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Larry Fink
BlackRock CEO Larry Fink

BlackRock’s ESG Fund Business Is Soaring Despite Attacks by the GOP

BlackRock’s ESG-related assets under management swelled 53% from the beginning of 2022 through the end of last year, even as the wider ESG fund market only grew by about 8%.

(Bloomberg) -- Despite a barrage of Republican attacks, lackluster returns and diminishing client interest in the US, BlackRock Inc. has been quietly expanding its dominance in ESG investing.

The world’s largest asset manager has posted net ESG inflows every quarter for the past two years, a period that marks one of the toughest ever in the two-decade history of environmental, social and governance investing. 

In all, BlackRock’s ESG-related assets under management swelled 53% from the beginning of 2022 through the end of last year, according to data provided by Morningstar Direct. Over the same period, the wider ESG fund market grew only about 8%. The money manager now oversees roughly $320 billion of ESG funds, more than any other investment firm in Europe, the US or globally. 

Read more: Why Texas Is Banning Banks Over Their ESG Policies: QuickTake

BlackRock declined to comment on the figures, which are based on Morningstar’s own assessment of sustainability metrics and exclude excludes money market, feeder and funds of funds. According to its websites, BlackRock manages $665 billion via its sustainable investing platform, and integrates what it considers to be financially material ESG data into firm-wide investment processes.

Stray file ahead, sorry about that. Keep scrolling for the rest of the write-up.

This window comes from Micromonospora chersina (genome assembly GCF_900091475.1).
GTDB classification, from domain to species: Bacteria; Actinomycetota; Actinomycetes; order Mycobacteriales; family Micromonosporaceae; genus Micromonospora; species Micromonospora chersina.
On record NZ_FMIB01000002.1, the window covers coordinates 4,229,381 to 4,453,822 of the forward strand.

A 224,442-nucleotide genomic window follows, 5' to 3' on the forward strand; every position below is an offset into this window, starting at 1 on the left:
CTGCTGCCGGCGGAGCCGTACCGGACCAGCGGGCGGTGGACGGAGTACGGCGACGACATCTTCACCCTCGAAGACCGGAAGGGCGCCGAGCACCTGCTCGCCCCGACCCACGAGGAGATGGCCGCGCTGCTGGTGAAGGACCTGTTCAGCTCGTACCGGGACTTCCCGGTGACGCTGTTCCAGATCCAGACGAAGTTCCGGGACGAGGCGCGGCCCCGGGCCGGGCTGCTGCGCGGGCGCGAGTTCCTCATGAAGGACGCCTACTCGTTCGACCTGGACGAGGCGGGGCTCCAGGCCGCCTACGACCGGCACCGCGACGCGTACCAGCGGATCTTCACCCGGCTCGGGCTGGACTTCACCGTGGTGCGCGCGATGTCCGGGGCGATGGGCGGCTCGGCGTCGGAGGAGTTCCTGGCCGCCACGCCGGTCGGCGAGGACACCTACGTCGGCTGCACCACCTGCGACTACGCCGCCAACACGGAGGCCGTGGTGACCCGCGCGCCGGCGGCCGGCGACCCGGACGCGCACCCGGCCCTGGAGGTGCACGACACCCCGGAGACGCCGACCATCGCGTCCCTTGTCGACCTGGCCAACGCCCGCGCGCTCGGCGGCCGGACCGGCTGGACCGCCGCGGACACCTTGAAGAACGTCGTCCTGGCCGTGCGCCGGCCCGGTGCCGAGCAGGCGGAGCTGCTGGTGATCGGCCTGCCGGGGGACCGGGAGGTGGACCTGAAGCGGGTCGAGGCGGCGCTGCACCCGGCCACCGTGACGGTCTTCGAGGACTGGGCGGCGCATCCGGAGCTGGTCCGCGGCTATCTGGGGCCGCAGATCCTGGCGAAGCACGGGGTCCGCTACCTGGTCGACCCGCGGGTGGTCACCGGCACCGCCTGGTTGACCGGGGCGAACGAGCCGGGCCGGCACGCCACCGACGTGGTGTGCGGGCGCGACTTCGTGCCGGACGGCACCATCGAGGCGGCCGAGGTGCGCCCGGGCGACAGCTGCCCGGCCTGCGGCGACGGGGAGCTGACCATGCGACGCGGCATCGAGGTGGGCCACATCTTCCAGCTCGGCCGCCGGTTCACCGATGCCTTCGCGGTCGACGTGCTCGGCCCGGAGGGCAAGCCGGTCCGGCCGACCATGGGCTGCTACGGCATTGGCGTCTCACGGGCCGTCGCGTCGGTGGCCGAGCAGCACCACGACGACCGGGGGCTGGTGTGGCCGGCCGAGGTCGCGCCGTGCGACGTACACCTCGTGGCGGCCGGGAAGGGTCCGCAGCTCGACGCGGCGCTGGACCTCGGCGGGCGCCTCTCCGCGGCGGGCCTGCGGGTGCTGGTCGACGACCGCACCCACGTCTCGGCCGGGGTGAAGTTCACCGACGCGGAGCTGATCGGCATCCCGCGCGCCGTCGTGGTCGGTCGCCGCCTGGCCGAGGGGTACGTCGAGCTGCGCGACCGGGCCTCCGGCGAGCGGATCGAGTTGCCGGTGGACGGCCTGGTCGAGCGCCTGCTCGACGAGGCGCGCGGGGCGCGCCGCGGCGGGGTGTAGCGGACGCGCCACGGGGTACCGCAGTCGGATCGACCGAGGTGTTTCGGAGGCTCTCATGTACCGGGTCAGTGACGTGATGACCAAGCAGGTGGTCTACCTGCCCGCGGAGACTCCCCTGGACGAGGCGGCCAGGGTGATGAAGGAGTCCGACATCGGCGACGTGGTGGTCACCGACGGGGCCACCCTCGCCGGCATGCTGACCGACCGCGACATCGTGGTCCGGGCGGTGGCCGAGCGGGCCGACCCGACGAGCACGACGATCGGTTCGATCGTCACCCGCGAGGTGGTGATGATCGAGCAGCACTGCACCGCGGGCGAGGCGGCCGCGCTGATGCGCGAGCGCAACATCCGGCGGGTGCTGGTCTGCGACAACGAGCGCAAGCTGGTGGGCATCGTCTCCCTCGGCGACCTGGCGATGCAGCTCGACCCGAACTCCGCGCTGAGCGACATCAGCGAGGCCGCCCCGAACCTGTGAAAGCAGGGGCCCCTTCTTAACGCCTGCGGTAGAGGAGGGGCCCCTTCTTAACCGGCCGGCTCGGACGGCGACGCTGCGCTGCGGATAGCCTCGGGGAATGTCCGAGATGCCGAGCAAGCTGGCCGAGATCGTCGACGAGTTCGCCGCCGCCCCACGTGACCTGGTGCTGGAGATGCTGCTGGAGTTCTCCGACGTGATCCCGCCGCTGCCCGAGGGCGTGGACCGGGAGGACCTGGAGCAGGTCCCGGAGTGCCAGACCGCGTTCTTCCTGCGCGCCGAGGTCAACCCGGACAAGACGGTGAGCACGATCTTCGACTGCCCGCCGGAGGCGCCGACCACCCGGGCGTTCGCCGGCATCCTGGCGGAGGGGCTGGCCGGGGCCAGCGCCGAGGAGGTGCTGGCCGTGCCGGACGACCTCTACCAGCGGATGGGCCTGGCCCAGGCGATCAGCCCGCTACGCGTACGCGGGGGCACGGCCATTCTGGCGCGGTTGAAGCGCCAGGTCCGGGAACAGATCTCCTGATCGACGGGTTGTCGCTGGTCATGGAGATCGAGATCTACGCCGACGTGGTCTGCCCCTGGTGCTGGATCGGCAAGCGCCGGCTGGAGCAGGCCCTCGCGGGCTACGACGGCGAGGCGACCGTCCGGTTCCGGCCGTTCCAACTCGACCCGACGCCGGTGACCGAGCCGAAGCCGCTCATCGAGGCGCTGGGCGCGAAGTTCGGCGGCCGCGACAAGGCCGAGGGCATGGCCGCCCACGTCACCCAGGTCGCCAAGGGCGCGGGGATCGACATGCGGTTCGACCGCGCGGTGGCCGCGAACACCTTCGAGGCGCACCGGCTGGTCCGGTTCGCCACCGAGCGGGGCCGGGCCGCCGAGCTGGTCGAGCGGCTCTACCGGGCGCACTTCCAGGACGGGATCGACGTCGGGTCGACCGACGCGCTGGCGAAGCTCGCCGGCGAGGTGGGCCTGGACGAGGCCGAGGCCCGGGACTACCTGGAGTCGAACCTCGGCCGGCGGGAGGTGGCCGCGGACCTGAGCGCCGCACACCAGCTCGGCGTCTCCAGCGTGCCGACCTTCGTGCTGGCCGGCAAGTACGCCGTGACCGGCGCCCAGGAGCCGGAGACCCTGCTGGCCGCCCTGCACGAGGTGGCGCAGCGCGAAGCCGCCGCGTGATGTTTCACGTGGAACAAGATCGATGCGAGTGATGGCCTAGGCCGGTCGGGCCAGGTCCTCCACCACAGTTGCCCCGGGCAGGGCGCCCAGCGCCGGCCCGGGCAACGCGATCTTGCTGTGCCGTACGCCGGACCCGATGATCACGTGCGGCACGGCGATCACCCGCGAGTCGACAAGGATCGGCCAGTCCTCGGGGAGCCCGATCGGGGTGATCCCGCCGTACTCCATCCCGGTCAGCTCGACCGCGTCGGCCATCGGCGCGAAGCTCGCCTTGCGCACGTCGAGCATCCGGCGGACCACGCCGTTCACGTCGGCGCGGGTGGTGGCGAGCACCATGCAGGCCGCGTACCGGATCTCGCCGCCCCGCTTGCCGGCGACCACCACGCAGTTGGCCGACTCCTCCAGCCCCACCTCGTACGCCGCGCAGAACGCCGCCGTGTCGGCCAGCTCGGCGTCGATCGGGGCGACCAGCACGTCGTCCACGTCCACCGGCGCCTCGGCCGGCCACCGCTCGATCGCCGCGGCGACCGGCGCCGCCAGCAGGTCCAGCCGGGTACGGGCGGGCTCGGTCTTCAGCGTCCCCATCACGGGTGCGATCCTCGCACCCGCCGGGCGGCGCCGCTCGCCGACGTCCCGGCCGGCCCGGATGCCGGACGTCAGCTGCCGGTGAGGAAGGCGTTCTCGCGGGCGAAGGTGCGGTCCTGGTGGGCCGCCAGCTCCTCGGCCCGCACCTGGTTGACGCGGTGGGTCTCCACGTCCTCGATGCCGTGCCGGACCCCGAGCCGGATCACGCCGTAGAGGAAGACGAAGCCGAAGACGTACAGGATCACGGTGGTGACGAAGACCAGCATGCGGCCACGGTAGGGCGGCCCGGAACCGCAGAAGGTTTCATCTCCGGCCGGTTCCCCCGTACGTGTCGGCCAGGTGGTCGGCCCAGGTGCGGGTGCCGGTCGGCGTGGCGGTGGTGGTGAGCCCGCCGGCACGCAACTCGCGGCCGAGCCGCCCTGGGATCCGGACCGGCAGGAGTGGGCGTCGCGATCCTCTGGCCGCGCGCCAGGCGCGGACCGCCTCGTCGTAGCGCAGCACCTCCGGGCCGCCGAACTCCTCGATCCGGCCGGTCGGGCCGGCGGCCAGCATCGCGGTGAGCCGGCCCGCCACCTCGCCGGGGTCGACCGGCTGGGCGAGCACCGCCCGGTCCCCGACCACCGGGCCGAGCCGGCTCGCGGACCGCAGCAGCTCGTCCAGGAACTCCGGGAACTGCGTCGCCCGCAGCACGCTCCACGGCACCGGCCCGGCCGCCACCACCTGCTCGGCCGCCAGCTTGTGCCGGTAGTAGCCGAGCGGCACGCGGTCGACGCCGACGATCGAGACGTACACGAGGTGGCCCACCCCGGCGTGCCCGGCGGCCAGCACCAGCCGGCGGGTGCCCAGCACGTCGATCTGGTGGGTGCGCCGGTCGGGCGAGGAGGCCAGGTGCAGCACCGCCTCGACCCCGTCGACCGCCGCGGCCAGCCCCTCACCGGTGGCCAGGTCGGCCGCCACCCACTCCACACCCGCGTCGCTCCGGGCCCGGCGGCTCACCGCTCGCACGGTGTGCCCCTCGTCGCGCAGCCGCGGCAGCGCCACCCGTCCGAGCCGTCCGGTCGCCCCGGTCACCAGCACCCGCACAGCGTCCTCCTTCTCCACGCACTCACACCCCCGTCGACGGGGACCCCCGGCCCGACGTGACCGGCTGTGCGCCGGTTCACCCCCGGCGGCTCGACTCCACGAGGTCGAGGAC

“BlackRock has been the biggest contributor of inflows into ESG funds over the past five years, including the past couple of years,” said Hortense Bioy, Morningstar’s global director of sustainability research. And that’s “despite the ESG backlash in the US.”

That backlash has been increasingly aggressive, as the Republican Party seeks to characterize ESG as woke, anti-capitalist and even anti-American. BlackRock has often found itself at the receiving end of ESG-related outrage, prompting Chief Executive Officer Larry Fink to declare the label too “weaponized” to use. That followed warnings in which he said the debate around ESG had become “ugly” and “personal.”

“We can expect the ESG backlash in the US to continue until the election,” Bioy said. “And perhaps also beyond, depending on the outcome of the election.”

Read More: How Trump’s Candidacy Tests the US Constitution: QuickTake

There are also prominent voices within the finance industry lashing out at ESG. In a recent post on X, billionaire investor Bill Ackman accused the “ESG movement” of having “caused enormous harm.” He pointed to “divestment in nuclear and carbon-based energy, and to our defense companies” as examples that, according to Ackman, have hurt American energy independence, weakened defense capabilities and even harmed the environment by shifting production to other markets.

To complicate the narrative for ESG’s proponents, the macroeconomic forces that have prevailed since the end of the pandemic, including high interest rates, have proved a poisonous cocktail for many of the green stocks that traditionally fill ESG portfolios. Last year, the S&P Global Clean Energy Index slumped 20%, while the S&P 500 rose 26%, including reinvested dividends.